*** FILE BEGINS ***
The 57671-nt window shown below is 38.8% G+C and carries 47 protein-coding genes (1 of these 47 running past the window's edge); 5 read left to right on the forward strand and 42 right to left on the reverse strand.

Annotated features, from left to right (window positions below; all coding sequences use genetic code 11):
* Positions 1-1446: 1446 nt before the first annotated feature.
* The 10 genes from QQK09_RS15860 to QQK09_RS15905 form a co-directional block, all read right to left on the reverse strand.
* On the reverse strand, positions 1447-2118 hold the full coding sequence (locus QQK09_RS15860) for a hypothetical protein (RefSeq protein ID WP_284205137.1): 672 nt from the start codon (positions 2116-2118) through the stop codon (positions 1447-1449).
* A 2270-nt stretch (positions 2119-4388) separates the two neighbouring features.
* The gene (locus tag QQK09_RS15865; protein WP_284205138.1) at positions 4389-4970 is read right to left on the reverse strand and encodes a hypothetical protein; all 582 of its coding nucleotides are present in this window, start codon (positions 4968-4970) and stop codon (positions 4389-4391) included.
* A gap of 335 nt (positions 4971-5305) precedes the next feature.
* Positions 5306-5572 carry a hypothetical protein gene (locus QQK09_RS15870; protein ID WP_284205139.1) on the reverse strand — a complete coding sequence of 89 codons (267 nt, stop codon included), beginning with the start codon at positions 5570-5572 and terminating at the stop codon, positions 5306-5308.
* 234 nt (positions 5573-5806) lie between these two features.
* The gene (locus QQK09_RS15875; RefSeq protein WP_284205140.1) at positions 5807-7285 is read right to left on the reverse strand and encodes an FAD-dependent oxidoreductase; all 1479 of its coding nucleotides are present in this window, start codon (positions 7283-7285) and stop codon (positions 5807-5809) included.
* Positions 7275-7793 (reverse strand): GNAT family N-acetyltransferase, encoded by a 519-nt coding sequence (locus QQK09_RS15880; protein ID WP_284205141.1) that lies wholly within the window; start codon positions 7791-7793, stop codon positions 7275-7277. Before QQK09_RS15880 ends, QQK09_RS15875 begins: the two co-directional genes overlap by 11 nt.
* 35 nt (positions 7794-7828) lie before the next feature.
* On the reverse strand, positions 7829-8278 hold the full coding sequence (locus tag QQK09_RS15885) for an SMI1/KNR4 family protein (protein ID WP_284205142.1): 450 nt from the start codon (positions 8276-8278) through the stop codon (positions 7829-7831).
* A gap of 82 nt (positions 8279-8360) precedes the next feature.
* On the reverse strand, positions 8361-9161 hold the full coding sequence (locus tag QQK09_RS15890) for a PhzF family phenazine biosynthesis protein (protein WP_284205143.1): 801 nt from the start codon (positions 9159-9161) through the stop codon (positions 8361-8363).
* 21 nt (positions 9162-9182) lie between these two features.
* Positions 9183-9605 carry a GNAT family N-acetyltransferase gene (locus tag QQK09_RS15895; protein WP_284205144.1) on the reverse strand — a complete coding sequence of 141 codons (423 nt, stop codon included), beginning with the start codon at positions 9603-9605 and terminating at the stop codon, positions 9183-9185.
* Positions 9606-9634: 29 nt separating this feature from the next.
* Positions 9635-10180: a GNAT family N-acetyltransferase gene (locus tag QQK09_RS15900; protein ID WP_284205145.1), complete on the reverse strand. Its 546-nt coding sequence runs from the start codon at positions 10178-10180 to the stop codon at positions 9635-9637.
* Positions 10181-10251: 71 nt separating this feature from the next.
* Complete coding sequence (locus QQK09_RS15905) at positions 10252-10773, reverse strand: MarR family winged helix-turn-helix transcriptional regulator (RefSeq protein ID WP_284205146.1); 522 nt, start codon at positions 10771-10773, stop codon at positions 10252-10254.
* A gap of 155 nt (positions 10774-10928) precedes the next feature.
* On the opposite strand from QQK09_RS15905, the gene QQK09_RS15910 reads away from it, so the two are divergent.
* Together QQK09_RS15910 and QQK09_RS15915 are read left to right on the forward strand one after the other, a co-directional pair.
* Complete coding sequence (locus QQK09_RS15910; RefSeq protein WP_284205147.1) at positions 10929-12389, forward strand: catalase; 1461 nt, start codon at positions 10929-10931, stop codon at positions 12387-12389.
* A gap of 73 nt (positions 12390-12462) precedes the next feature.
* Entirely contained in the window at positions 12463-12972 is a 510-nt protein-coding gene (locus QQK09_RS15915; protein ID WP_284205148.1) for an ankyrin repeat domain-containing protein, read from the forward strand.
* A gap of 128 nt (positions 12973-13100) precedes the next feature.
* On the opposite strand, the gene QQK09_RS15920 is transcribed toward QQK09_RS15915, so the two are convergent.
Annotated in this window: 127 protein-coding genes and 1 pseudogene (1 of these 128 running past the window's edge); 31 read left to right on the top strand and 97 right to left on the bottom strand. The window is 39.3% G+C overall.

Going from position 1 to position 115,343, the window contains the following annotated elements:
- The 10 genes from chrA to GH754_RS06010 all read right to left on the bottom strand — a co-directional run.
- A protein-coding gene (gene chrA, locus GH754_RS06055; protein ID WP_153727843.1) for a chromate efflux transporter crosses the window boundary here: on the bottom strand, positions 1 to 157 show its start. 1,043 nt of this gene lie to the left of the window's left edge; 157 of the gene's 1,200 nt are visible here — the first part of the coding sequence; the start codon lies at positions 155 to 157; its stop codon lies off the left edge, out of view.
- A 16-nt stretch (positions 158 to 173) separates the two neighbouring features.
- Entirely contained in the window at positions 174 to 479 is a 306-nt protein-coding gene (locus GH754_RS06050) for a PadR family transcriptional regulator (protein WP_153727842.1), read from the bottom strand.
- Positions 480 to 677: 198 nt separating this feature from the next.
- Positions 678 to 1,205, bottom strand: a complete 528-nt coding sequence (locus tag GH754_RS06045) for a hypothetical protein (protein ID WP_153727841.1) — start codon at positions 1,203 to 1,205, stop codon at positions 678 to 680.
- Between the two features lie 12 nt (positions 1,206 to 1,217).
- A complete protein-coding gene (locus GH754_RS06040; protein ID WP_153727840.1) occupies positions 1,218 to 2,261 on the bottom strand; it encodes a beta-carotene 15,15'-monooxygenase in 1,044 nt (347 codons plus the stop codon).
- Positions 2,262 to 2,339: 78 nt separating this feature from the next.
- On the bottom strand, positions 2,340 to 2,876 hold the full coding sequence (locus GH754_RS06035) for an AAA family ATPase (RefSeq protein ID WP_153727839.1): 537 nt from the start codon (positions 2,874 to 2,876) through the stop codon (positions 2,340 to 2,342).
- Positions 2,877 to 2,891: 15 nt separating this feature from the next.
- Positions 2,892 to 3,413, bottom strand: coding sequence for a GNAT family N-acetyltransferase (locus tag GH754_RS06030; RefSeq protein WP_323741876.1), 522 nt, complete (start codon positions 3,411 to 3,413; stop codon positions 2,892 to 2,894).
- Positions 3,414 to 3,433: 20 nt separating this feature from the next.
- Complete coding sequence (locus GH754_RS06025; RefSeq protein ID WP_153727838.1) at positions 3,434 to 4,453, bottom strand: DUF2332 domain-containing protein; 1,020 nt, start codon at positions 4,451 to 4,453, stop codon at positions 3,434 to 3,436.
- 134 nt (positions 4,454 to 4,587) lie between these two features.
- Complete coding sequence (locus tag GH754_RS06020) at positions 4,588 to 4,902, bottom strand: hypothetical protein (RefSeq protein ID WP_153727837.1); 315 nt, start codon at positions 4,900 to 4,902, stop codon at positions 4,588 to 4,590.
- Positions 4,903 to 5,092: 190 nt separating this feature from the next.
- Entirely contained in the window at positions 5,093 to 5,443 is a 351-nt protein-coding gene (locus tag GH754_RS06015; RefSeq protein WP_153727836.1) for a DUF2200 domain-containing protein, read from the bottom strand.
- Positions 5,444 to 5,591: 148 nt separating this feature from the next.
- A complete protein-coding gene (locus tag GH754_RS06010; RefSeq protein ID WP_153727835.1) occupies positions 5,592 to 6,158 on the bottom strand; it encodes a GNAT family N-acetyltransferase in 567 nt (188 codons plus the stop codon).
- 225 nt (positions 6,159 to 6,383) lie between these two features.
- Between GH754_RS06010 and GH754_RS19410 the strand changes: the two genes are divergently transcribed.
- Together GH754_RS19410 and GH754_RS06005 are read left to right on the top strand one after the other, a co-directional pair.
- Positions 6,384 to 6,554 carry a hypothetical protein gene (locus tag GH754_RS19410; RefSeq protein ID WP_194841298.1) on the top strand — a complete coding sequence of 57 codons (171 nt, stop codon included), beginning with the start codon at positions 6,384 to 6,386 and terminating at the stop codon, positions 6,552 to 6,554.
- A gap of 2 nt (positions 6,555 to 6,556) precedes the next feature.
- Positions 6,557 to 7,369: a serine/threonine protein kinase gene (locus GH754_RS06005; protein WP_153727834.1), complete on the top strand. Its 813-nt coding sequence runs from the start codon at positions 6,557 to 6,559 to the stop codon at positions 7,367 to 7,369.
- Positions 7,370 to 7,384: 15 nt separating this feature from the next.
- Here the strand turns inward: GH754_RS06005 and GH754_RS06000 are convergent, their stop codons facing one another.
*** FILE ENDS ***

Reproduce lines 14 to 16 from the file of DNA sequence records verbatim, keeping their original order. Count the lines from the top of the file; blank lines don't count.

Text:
* On the reverse strand, positions 7829-8278 hold the full coding sequence (locus tag QQK09_RS15885) for an SMI1/KNR4 family protein (protein ID WP_284205142.1): 450 nt from the start codon (positions 8276-8278) through the stop codon (positions 7829-7831).
* A gap of 82 nt (positions 8279-8360) precedes the next feature.
* On the reverse strand, positions 8361-9161 hold the full coding sequence (locus tag QQK09_RS15890) for a PhzF family phenazine biosynthesis protein (protein WP_284205143.1): 801 nt from the start codon (positions 9159-9161) through the stop codon (positions 8361-8363).